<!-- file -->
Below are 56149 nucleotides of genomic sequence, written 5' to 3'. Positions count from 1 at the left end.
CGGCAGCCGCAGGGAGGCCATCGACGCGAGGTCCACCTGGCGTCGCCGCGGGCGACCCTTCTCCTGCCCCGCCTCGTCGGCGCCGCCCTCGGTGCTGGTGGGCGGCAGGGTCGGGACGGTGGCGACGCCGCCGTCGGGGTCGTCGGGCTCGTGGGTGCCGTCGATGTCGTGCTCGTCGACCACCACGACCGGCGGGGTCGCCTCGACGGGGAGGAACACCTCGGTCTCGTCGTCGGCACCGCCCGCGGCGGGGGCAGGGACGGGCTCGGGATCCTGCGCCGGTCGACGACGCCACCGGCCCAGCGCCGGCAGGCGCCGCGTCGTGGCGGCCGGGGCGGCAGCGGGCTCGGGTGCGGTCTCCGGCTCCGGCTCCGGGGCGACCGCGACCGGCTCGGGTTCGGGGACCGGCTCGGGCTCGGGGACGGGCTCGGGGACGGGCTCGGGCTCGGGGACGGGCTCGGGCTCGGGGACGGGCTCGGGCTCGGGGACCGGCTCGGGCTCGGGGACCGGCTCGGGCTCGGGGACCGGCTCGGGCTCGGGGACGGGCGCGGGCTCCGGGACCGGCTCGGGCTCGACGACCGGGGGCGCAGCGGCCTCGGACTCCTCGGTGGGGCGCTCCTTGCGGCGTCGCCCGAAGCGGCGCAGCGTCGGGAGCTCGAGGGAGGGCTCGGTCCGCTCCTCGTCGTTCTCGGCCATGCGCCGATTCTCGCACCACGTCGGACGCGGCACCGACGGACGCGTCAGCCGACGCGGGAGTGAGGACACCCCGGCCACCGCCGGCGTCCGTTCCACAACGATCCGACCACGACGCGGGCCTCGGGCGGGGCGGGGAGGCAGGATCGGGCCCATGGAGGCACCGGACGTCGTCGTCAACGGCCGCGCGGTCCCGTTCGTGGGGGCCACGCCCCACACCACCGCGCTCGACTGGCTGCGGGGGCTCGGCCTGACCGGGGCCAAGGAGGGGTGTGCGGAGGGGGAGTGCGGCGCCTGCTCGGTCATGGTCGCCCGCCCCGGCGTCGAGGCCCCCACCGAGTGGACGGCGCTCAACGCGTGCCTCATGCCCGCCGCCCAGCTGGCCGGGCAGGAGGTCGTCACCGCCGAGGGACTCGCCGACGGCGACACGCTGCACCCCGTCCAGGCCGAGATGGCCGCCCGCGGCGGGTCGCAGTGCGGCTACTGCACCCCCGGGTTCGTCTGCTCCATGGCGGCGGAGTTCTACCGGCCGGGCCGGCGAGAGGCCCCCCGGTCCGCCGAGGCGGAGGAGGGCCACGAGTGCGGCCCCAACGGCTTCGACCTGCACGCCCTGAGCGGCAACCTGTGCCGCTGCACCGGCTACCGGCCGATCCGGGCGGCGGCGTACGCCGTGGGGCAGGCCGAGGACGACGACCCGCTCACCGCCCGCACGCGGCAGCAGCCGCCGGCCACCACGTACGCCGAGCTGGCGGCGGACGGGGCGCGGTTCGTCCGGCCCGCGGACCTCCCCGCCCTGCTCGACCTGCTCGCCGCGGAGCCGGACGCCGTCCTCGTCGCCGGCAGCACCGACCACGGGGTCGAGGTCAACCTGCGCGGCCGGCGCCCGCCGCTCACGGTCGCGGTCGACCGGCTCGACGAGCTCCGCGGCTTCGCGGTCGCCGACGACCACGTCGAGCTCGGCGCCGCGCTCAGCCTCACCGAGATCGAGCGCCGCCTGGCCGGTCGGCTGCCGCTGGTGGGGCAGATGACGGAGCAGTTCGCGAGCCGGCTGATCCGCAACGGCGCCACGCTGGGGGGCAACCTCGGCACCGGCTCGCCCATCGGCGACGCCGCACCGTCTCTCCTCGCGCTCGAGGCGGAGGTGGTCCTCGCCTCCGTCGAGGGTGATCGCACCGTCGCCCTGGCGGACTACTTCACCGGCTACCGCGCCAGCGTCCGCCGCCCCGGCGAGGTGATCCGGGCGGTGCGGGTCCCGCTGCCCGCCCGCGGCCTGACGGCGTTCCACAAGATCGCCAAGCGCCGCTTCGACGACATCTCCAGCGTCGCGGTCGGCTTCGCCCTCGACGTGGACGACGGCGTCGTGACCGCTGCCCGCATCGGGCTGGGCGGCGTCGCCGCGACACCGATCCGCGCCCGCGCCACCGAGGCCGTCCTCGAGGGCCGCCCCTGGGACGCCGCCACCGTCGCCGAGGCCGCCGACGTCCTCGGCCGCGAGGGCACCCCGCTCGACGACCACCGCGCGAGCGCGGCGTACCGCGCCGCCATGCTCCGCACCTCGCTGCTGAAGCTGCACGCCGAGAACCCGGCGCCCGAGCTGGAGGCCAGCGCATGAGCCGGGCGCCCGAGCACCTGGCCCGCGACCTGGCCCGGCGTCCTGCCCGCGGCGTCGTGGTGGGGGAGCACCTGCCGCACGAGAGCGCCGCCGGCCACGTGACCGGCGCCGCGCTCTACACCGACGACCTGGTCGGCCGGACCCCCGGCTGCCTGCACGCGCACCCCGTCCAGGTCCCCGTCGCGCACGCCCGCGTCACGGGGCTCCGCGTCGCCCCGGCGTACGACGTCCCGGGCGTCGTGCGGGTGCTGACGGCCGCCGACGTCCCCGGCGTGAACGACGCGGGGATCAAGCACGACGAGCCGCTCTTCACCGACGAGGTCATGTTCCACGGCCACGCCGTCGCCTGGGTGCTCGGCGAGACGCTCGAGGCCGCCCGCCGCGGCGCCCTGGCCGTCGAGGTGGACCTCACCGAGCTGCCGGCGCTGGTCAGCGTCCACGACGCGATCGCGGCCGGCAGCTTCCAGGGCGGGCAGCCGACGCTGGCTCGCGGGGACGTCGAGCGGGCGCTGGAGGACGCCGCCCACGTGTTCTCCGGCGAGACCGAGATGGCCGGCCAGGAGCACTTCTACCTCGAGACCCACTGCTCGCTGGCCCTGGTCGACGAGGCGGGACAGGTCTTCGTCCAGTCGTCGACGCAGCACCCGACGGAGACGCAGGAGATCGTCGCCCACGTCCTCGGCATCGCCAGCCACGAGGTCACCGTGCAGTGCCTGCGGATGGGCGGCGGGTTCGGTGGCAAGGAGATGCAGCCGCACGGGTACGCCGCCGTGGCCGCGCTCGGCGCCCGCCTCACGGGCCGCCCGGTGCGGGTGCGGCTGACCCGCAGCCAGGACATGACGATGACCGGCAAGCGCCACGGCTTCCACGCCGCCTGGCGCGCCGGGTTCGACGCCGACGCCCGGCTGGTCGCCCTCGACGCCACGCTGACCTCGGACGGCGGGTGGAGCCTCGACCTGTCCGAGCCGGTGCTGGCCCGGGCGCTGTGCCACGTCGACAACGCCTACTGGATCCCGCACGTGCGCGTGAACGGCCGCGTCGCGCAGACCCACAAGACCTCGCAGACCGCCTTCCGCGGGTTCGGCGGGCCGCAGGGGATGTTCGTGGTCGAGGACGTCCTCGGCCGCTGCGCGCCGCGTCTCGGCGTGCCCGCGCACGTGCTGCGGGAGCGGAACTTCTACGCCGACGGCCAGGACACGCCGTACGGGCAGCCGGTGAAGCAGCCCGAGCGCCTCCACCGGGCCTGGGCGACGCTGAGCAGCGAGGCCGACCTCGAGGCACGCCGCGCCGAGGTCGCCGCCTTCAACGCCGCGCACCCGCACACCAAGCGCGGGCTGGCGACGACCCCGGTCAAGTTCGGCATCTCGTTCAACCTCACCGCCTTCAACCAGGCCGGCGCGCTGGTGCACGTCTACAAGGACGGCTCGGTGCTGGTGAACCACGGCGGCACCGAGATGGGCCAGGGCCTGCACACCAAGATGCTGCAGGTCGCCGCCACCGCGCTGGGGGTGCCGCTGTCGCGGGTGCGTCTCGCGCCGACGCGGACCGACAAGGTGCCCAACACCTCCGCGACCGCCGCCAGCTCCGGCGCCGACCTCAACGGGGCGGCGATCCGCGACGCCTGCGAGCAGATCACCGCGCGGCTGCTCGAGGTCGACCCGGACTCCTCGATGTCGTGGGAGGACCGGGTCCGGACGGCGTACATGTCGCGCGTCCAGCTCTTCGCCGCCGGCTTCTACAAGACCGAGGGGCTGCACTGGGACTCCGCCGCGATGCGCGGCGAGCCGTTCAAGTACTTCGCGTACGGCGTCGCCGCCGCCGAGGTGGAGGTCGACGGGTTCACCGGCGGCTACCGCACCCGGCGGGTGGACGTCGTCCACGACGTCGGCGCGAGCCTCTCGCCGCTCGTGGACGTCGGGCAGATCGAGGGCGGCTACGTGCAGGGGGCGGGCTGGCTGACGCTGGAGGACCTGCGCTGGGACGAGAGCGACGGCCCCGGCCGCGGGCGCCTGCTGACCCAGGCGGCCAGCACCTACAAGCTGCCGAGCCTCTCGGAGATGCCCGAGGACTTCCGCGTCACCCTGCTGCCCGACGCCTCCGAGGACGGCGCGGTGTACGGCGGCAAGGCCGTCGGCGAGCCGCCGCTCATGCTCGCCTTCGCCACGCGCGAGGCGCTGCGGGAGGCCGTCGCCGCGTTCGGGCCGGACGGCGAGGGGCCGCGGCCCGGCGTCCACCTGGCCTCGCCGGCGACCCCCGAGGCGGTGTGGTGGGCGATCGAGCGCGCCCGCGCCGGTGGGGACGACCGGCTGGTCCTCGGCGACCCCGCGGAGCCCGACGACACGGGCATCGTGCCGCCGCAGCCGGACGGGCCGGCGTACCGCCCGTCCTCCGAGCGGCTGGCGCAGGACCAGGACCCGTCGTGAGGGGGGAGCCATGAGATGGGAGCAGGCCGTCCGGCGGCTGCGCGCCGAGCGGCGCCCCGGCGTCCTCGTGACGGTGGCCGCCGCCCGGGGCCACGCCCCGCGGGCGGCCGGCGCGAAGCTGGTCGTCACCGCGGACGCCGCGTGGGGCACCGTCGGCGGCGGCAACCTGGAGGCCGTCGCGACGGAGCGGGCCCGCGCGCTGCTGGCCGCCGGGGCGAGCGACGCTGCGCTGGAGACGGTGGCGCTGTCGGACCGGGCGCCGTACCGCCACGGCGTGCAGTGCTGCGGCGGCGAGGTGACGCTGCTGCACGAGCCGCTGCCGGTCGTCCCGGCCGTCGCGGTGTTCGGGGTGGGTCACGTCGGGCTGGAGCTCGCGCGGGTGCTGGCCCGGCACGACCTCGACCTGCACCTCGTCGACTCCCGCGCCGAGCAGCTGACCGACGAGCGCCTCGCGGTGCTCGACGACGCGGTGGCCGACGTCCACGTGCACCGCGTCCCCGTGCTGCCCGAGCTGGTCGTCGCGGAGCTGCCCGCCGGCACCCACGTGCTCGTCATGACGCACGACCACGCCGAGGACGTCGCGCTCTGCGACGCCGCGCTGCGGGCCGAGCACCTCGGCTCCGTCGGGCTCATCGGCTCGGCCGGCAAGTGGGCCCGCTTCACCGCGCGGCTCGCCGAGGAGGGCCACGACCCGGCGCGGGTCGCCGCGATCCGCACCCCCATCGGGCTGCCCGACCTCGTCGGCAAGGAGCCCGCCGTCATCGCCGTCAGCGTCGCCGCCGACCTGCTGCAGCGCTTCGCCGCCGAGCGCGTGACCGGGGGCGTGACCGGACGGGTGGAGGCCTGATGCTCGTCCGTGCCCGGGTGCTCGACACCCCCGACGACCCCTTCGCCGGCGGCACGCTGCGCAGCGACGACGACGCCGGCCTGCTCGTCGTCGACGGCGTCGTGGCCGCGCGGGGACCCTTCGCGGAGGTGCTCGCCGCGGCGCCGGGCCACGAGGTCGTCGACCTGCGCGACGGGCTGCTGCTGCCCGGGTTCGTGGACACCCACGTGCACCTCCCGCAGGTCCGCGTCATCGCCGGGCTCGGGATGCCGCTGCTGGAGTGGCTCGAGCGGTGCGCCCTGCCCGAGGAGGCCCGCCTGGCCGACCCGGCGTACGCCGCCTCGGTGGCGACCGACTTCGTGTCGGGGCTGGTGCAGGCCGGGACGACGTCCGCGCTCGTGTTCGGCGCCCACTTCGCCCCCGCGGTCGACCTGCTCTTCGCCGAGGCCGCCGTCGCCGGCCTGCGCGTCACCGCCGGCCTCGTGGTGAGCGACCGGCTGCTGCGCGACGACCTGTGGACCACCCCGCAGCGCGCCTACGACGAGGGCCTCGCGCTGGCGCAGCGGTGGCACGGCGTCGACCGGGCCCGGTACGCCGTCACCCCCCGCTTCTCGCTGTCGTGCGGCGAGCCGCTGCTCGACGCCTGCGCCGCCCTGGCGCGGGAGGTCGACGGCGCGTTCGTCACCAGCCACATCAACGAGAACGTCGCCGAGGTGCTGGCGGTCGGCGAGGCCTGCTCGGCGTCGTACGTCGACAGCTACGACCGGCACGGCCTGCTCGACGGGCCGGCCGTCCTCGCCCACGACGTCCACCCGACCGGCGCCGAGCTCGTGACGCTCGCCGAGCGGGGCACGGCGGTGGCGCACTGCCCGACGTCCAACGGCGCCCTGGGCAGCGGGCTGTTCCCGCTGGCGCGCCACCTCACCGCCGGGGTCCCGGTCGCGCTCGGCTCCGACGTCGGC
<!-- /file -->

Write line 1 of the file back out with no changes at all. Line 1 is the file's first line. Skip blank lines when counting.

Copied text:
Below are 56149 nucleotides of genomic sequence, written 5' to 3'. Positions count from 1 at the left end.